8. What is your favorite song? (Or, what song have you listened to the most times in your life?)

My favourite song is Solsbury Hill by Peter Gabriel.


9. What obstacles did you face to finish this screenplay?

The main obstacle is always the research. Finding ways to let myself be creative while staying true to cases that this piece is inspired by.


10. Apart from writing, what else are you passionate about?

There is nothing I am more passionate than writing, but you can always find me watching documentaries or reading biographies. I am fascinated by people’s strong feelings toward Hillary Clinton, one of the most polarizing people of our times. I would love to write a biographical film of her one day.


11. You entered your screenplay via FilmFreeway. What has been your experiences working with the submission platform site?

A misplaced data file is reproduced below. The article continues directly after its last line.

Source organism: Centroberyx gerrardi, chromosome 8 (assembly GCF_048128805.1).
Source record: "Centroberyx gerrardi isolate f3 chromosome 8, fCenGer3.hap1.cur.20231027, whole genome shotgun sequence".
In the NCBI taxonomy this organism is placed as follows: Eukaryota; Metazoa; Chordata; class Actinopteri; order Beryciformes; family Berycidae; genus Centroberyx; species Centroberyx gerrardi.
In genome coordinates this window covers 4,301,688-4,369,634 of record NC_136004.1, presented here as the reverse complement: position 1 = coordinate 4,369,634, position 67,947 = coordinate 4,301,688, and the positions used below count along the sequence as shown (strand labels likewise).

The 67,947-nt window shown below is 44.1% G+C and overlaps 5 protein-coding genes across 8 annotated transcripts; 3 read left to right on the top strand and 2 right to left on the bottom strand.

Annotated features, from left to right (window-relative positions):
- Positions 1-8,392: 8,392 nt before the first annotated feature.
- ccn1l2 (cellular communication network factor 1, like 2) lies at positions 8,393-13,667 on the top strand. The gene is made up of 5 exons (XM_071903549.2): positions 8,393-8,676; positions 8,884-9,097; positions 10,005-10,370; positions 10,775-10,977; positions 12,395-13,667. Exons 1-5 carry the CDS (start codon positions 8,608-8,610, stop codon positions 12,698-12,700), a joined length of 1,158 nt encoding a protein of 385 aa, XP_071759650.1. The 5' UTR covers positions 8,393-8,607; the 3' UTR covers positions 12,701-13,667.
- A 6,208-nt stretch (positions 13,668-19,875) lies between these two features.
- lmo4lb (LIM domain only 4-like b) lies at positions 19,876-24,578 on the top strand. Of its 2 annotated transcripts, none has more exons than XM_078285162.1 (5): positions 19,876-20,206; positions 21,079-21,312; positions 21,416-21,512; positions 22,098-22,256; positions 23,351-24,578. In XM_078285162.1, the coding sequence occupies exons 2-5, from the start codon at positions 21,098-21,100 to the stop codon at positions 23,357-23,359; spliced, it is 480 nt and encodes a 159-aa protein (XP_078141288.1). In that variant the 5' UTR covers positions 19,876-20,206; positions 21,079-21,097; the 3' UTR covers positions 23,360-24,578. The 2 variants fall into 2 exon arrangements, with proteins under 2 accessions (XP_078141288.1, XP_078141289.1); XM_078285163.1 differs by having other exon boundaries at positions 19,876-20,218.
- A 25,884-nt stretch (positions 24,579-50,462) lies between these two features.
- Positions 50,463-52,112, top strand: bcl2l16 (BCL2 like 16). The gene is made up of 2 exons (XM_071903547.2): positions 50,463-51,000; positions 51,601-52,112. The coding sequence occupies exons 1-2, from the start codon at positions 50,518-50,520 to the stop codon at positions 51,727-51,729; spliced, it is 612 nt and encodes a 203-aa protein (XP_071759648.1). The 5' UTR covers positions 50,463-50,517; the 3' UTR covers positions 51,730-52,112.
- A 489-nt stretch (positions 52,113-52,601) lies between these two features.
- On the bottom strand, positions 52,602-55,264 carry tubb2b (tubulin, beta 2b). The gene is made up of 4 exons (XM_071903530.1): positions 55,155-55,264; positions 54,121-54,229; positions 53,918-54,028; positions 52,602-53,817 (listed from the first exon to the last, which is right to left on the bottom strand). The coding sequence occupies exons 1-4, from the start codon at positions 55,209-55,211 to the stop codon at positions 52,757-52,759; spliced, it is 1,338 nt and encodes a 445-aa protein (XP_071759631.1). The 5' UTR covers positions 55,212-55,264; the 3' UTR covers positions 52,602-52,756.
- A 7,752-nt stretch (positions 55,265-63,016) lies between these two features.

FilmFreeway is an easy way to keep track of submissions and send your work to places.

12. What influenced you to enter the festival? What were your feelings on the initial feedback you received?

I submitted to this festival because it is always helpful to hear your script being read, and I am always looking for feedback to make my work better.

Watch the Screenplay Reading: 

A psychologist, back from maternity leave, is asked to review the mental state of a former FBI agent, who is brought back to solve a case that destroyed her career and home life.

Can you be a woman and have it all?

CAST LIST:

Narration: Elizabeth Rose Morriss
Retired Man: Ted Powers

Interview with Screenwriter Robert Tartell (CLEOPATRA’S REVENGE)

Matthew Toffolo: What is your screenplay about?

Robert Tartell : Cleopatra’s Revenge was really based on a true story. “Ross” and I really did see something sticking out the side of my house and it did vanish from his grasp- to this day I don’t know if Pam really saw a snake or not! (But she did indeed storm out!)